By Joe Sigadel / April 6th, 2015
I’m going to tell you a story of my channel’s origins on Twitch, but I’m not going to go into too much detail because there’s a larger issue at hand that I want to go over. I just want to relay to you a quick anecdote from our early days, back when we experimented by playing the most obscure and strange games we could find in order to build a foundation of viewers. One of the games I decided to play was Rusty, a PC-98 clone of Castlevania with a sexy lady heroine instead of a Belmont.
Sadly, we weren’t able to get the emulator working very well, and it was a really difficult game. After the cast, Jared, my friend who helps me run my Twitch channel (and keeps me from going insane doing it), took me aside and shared his concern with me that I’d get banned for playing it. I scoffed at him at the time, because the worst I saw was very poorly pixelated nude female bosses that you’d really have to squint at to tell if they were naked anyway. Aha! There’s your moral outrage!
I have a strong passion for Japanese games in general, which I’ve shared here, on my medium blog, and writing reviews for passthemsticks.com. There have been more than a few games I’ve covered which have been the subjects of various controversies. Akiba’s Trip was one of those games. Akiba’s Trip was banned on Twitch for a short while, which I didn’t discover until after the fact and another streamer told me of it. “How could this be?” I wondered at the time, since the game has built-in chat interactions, and those commands have remained on my channel ever since I streamed it directly from my PS4 to test them out. They’ve been sort of an in-joke since then, because we sometimes use it as our raid call when we bring our viewers over to another caster when we’re done.
I’ve played through Akiba’s Trip twice now, once on PS3 and PS4. For a Mature-rated game, it’s honestly pretty tame. I’ve asserted before in my review that the stripping was not only equal-opportunity, since you can do this to both men and women, but that it was played for comedy rather than pure fan service. Granted, there are moments in the game where you get that, but they are so few and far between that I think most of us might wonder why it’s got an M-rating in the first place.
I don’t claim to know the inner workings of how Twitch curates the games it chooses to ban or not, but it’s a problem I’ve personally tried to deal with before. I’m not going to name names here, but, a few months ago, a very popular streamer broadcasted HuniePop shortly after its release, and this was the Steam-censored version. Unfortunately for him, he came across one of -those- scenes, one of the girls was unmistakably pleasuring herself through her panties. I witnessed this happen, and the chat’s reaction. The caster was horrified, but I knew he wasn’t going to get punished because, hey, he draws tens of thousands of viewers playing this game and he probably makes Twitch quite a bit of dosh. A few of his viewers were enraged when he cut off his stream and set out to get very small channels banned themselves. Not the most sporting thing to do, because it’s possible they didn’t know any better and instances like this should be investigated thoroughly before slamming down the Banhammer. But this is basically how HuniePop came to be banned on Twitch, to the best of my recollection.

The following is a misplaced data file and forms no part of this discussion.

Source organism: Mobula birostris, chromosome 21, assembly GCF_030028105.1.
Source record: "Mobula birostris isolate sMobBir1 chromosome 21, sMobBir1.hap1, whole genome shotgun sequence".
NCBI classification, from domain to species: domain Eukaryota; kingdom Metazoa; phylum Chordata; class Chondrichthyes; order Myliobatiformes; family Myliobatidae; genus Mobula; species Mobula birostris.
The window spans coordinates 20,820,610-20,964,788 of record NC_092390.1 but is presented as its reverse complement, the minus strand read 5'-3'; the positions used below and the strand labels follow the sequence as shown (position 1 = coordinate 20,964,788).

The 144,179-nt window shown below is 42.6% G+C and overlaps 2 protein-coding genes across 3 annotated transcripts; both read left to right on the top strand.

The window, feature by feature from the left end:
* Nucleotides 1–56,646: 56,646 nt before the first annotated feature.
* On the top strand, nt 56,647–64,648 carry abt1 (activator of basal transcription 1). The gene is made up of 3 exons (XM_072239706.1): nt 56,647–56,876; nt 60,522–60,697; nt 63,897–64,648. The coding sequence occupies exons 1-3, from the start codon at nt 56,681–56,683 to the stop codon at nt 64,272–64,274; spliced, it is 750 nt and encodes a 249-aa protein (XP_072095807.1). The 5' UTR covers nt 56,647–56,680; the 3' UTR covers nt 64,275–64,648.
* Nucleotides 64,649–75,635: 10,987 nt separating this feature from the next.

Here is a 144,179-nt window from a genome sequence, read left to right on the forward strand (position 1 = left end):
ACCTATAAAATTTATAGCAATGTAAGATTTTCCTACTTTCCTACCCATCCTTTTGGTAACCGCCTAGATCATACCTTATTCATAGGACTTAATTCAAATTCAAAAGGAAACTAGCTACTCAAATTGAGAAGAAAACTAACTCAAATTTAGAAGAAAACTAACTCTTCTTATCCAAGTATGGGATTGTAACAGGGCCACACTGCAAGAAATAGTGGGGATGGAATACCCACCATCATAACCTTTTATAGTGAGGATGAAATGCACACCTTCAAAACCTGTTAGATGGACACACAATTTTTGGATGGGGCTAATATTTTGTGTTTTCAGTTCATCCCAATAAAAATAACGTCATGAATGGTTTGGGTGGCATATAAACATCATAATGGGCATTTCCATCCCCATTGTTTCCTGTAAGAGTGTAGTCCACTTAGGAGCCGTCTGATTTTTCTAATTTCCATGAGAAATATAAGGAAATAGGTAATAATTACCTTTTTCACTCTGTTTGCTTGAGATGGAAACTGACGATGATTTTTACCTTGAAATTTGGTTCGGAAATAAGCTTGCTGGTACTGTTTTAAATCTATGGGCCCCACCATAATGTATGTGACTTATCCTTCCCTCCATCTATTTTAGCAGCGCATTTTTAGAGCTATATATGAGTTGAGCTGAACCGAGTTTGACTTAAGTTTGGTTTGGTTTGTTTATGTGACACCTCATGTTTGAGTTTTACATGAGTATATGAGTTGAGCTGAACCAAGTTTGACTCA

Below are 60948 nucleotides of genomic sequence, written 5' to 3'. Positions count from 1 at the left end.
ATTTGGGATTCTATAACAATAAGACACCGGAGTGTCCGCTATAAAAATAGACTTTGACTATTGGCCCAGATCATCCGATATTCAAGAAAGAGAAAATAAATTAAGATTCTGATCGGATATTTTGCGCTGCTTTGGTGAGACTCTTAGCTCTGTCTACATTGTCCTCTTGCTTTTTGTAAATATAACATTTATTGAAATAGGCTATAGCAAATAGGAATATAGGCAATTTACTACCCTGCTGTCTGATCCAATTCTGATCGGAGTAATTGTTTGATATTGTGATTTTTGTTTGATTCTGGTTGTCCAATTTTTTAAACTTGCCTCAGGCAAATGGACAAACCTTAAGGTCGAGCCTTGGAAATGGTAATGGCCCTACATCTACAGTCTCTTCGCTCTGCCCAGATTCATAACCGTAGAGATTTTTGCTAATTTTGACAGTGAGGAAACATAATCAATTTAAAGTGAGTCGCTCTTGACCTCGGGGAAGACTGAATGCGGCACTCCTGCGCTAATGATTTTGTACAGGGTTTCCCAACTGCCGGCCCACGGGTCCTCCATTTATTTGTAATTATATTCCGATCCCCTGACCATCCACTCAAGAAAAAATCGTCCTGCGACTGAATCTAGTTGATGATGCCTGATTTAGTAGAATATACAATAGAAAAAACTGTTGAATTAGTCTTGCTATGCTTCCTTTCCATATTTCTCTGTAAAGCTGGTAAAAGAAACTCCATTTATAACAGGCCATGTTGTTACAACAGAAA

I thought Twitch made the right call banning the game for that reason, because it was indisputably sexually explicit, and there are plenty of minors who use the site whose parents would be furious if they saw that image sitting on their son or daughter’s computer screens. But in the wake of the HuniePop hysteria, there was a sentiment of disgust as well towards the visual novel genre as a whole. I grew afraid that Twitch would take a heavy-handed approach to visual novels and just ban them all outright without attempting to understand what they were about. It would seem that my fears have come true, as of a few days ago it was widely rumored and reported that Twitch has banned Senran Kagura: Estival Versus.